FILE - In this June 1, 2015, file photo, American Pharoah, ridden by jockey Martin Garcia, powers through a timed workout at Churchill Downs in Louisville, Ky. As racing's first Triple Crown champion in 37 years is wrapping up preparations to run in Satur
Garry Jones, File
August 28, 2015

ARLINGTON HEIGHTS, Ill. (AP) Horse racing hasn't had it this good in years.

It isn't hard to figure out why.

''People like to see greatness and they know American Pharoah's got the goods,'' said Howard Sudberry, the marketing director at Arlington Park. ''They also know they won't get many more chances to see him.''

Even if the fans are just seeing him on TV.

Some 850 miles to the east, the sport's reigning superstar and it's first Triple Crown champion in 37 years is wrapping up preparations to run Saturday in the nationally televised Travers Stakes at Saratoga in New York in what is likely to be his next-to-last race. Here in suburban Chicago, at a track that first opened in 1927 and was rebuilt from the ground up after a devastating fire in 1985, they're already preparing for the after-party.

As soon as Saturday's live racing at Arlington ends, the giant TV board in the middle of the track will switch to the live NBC broadcast at Saratoga. The track's bars and concession stands will be open in anticipation of a late-staying crowd. In an elevator headed up to the VIP and suite levels on Thursday, two servers debated how many meals they'll be needing Saturday. They quickly agreed on a figure ''north of 1,400'' before the discussion turned to today's crowd.

''Could be a good one. I saw a lot of people getting off the train just a few minutes ago,'' one said. Her companion smiled, raising her right hand to show her fingers were crossed.

That's as good a symbol as any about the state of thoroughbred racing in America today.

The sport's biggest events - the Triple Crown races, the Breeders' Cup Classic and a handful of others - are as big as ever.

Nearly 18 million viewers saw American Pharoah cross the finish line at the Kentucky Derby in May and the audience grew to 22 million by the time the colt clinched the Triple Crown at Belmont in June. Ratings are up almost 50 percent for the five races NBC has televised since as part of its ''Breeders Cup Challenge Series'' - highlighted by American Pharoah's gritty win in the Haskell, which drew a crowd of 60,000-plus to Monmouth Park last month.

Jockey-turned TV commentator Jerry Bailey said the last time he'd seen this much buzz at the racetrack was in 2004, when Smarty Jones, the ''people's horse'' with the commoner's pedigree, headed to the Belmont after improbable wins at the Derby and Preakness.

''But in that case, there was history still to be made,'' said Bailey, who will be part of the Travers telecast. ''American Pharoah has already accomplished that. What's unique about this horse is how deep into the calendar he's held the attention of fans.''

According to the National Thoroughbred Racing Association, the sport has 3 million core fans - defined as those who attend at least one race or wager several times a year - spread across some five dozen tracks. The challenge facing racing officials once again is turning some of those 20 million-plus casual fans pulled in by the big events into regular customers.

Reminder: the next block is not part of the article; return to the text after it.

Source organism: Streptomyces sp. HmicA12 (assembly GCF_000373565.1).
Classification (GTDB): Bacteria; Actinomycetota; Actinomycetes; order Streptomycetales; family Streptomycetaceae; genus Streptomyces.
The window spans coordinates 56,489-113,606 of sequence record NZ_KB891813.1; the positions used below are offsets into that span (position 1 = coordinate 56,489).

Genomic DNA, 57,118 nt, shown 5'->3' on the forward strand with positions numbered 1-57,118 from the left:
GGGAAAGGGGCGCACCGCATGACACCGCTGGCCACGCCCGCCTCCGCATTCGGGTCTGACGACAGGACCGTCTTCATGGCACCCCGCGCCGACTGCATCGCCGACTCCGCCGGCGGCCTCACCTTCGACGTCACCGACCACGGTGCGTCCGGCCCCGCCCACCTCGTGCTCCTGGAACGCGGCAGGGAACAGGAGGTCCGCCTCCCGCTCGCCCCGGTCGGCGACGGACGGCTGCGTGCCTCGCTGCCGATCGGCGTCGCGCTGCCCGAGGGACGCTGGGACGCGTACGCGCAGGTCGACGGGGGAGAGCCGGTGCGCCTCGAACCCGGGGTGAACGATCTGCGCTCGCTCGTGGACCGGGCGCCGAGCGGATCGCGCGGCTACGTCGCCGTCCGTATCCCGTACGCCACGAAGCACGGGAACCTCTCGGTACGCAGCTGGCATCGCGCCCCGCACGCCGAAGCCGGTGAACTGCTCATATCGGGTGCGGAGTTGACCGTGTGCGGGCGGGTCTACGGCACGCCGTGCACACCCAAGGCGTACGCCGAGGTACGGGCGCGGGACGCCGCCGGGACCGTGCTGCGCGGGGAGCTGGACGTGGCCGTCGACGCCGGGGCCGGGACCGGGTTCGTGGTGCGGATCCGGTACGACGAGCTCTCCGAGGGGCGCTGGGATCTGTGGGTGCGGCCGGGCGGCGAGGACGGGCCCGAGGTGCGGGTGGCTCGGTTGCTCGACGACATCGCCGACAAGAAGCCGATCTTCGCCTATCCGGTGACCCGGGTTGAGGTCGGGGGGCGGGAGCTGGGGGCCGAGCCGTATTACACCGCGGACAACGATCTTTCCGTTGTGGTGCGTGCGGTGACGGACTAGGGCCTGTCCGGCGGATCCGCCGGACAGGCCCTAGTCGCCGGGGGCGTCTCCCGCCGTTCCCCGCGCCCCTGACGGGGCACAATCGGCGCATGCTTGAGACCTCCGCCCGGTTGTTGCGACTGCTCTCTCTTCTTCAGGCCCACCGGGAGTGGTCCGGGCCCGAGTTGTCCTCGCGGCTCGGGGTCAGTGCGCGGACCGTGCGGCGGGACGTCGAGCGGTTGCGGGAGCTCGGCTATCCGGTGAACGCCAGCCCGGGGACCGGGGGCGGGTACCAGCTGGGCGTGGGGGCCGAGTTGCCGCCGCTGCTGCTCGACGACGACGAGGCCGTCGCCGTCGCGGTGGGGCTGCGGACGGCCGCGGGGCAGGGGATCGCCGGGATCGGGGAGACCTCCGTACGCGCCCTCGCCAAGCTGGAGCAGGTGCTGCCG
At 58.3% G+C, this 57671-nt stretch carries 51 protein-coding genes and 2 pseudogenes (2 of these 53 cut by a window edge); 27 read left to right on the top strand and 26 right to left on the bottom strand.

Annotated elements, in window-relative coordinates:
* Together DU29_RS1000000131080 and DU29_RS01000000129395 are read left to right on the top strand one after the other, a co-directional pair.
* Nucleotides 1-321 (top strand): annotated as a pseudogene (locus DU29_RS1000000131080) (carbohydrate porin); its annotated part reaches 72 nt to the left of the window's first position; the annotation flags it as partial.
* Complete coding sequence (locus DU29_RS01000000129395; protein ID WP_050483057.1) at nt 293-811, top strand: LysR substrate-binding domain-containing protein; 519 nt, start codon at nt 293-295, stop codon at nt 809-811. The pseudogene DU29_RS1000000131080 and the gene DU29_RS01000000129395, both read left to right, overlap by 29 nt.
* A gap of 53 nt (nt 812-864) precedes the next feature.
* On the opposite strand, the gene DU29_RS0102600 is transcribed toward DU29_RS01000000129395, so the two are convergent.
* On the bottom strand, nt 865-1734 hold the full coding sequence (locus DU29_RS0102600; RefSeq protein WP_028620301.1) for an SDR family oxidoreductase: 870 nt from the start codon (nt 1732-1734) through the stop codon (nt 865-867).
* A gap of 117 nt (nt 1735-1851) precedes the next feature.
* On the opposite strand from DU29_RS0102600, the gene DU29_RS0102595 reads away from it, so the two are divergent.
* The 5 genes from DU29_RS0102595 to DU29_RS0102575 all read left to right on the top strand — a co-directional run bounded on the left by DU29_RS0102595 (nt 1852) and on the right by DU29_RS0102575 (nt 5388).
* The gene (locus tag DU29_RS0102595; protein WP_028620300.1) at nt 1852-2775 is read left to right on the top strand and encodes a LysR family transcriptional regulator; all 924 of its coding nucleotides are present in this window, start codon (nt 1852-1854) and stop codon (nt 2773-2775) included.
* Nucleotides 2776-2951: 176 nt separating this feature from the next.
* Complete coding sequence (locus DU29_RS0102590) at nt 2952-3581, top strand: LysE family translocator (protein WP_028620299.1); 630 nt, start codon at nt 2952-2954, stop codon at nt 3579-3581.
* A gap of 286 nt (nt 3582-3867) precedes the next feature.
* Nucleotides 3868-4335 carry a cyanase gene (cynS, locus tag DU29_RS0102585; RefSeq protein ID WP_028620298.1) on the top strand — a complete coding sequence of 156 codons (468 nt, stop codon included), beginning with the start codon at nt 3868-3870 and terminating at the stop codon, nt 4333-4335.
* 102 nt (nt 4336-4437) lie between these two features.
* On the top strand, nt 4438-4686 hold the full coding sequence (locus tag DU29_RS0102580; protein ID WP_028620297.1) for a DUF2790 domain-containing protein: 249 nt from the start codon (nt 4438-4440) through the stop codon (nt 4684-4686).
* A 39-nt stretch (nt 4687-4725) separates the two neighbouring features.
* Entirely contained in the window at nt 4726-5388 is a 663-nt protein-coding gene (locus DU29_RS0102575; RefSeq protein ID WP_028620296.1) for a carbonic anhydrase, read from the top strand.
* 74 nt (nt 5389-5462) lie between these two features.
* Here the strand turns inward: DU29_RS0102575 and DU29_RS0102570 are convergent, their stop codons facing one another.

''Obviously, every time American Pharoah competes, it's like a gift from the racing gods,'' said Keith Chamblin, the NTRA's chief operating officer. ''But his impact isn't just limited to that one day and the one track he's running at. ... Lots of other tracks had success by having live-racing cards leading up to Kentucky Derby parties, and a few are staging similar events built around American Pharoah's appearances.''

Racing wants to make sure the benefits don't disappear when American Pharoah goes out to stud.

''In one sense, we've been a niche sport for years. And it's hard to look at the numbers this close out and draw conclusions,'' he added. ''Get back to me as we get into the 2016 season with the Derby approaching. We'll hopefully know a lot more then.''

In the meantime, tracks like Arlington Park are charting their own course. There are 87 racing days spread over its five-month summer season and a handful have become reliable draws: Derby Day, Mother's Day, Father's Day, July 4th (followed by a fireworks show) and its annual showcase, the Arlington Million. The key to the track's relative success is filling in the rest of the calendar with special events.

At Arlington, there are live music concerts, wine-tasting and food truck days, a petting zoo and kids' activities every Sunday. Thursdays are ''Value Day,'' with $6 general admission tickets - enough of an incentive on this day to draw a crowd approaching 5,000. In keeping with the track's modern, high-end design, Arlington has added first-class food and drinks for its best-paying customers.

''In the `80s and `90s, racing sat on its backside while other sports went into high gear marketing to their fans and then we let gaming get away from us, too,'' Bailey said. ''Look at how many people started playing poker and how many are playing fantasy sports today.

''We need a way to get back the generation we missed and I've been saying for a while, if we're going to do that, we're going to have to offer things like food and music,'' he added. ''American Pharoah gives us a shot at all sports fans, not just the core group. It's up to us to figure out how to hang onto as many as we can.''

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